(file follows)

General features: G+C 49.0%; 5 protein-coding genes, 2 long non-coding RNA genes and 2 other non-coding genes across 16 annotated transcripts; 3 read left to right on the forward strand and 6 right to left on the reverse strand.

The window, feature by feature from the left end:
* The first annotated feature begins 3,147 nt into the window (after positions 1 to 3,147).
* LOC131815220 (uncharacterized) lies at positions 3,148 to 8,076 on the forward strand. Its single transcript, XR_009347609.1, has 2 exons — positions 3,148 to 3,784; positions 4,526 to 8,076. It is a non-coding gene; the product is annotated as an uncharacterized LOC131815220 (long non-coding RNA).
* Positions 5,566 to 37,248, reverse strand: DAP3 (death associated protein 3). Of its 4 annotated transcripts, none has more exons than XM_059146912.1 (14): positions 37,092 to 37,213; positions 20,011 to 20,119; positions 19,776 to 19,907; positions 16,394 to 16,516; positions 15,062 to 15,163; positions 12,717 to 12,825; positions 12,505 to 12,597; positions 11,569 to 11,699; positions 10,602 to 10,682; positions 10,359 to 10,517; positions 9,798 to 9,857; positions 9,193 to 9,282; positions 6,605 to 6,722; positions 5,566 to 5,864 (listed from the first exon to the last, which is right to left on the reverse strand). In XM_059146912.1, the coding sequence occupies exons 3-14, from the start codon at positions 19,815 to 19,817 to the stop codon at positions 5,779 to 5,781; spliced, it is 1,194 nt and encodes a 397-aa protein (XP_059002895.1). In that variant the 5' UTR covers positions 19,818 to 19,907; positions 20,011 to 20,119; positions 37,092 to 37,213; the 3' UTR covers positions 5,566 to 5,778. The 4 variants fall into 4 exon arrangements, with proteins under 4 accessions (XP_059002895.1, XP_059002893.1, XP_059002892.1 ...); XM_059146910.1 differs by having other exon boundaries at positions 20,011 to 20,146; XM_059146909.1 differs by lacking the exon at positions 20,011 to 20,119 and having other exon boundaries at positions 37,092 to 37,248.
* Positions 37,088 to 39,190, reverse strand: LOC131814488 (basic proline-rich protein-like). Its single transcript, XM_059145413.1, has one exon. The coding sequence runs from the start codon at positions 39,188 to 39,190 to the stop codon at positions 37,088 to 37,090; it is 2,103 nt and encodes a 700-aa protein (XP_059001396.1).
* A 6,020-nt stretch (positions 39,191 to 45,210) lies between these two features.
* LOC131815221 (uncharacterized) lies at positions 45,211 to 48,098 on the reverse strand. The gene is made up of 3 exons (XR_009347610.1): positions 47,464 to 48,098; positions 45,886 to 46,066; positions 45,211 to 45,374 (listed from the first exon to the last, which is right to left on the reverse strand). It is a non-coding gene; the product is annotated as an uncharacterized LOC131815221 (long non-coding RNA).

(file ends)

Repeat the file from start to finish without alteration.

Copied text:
General features: G+C 49.0%; 5 protein-coding genes, 2 long non-coding RNA genes and 2 other non-coding genes across 16 annotated transcripts; 3 read left to right on the forward strand and 6 right to left on the reverse strand.

The window, feature by feature from the left end:
* The first annotated feature begins 3,147 nt into the window (after positions 1 to 3,147).
* LOC131815220 (uncharacterized) lies at positions 3,148 to 8,076 on the forward strand. Its single transcript, XR_009347609.1, has 2 exons — positions 3,148 to 3,784; positions 4,526 to 8,076. It is a non-coding gene; the product is annotated as an uncharacterized LOC131815220 (long non-coding RNA).
* Positions 5,566 to 37,248, reverse strand: DAP3 (death associated protein 3). Of its 4 annotated transcripts, none has more exons than XM_059146912.1 (14): positions 37,092 to 37,213; positions 20,011 to 20,119; positions 19,776 to 19,907; positions 16,394 to 16,516; positions 15,062 to 15,163; positions 12,717 to 12,825; positions 12,505 to 12,597; positions 11,569 to 11,699; positions 10,602 to 10,682; positions 10,359 to 10,517; positions 9,798 to 9,857; positions 9,193 to 9,282; positions 6,605 to 6,722; positions 5,566 to 5,864 (listed from the first exon to the last, which is right to left on the reverse strand). In XM_059146912.1, the coding sequence occupies exons 3-14, from the start codon at positions 19,815 to 19,817 to the stop codon at positions 5,779 to 5,781; spliced, it is 1,194 nt and encodes a 397-aa protein (XP_059002895.1). In that variant the 5' UTR covers positions 19,818 to 19,907; positions 20,011 to 20,119; positions 37,092 to 37,213; the 3' UTR covers positions 5,566 to 5,778. The 4 variants fall into 4 exon arrangements, with proteins under 4 accessions (XP_059002895.1, XP_059002893.1, XP_059002892.1 ...); XM_059146910.1 differs by having other exon boundaries at positions 20,011 to 20,146; XM_059146909.1 differs by lacking the exon at positions 20,011 to 20,119 and having other exon boundaries at positions 37,092 to 37,248.
* Positions 37,088 to 39,190, reverse strand: LOC131814488 (basic proline-rich protein-like). Its single transcript, XM_059145413.1, has one exon. The coding sequence runs from the start codon at positions 39,188 to 39,190 to the stop codon at positions 37,088 to 37,090; it is 2,103 nt and encodes a 700-aa protein (XP_059001396.1).
* A 6,020-nt stretch (positions 39,191 to 45,210) lies between these two features.
* LOC131815221 (uncharacterized) lies at positions 45,211 to 48,098 on the reverse strand. The gene is made up of 3 exons (XR_009347610.1): positions 47,464 to 48,098; positions 45,886 to 46,066; positions 45,211 to 45,374 (listed from the first exon to the last, which is right to left on the reverse strand). It is a non-coding gene; the product is annotated as an uncharacterized LOC131815221 (long non-coding RNA).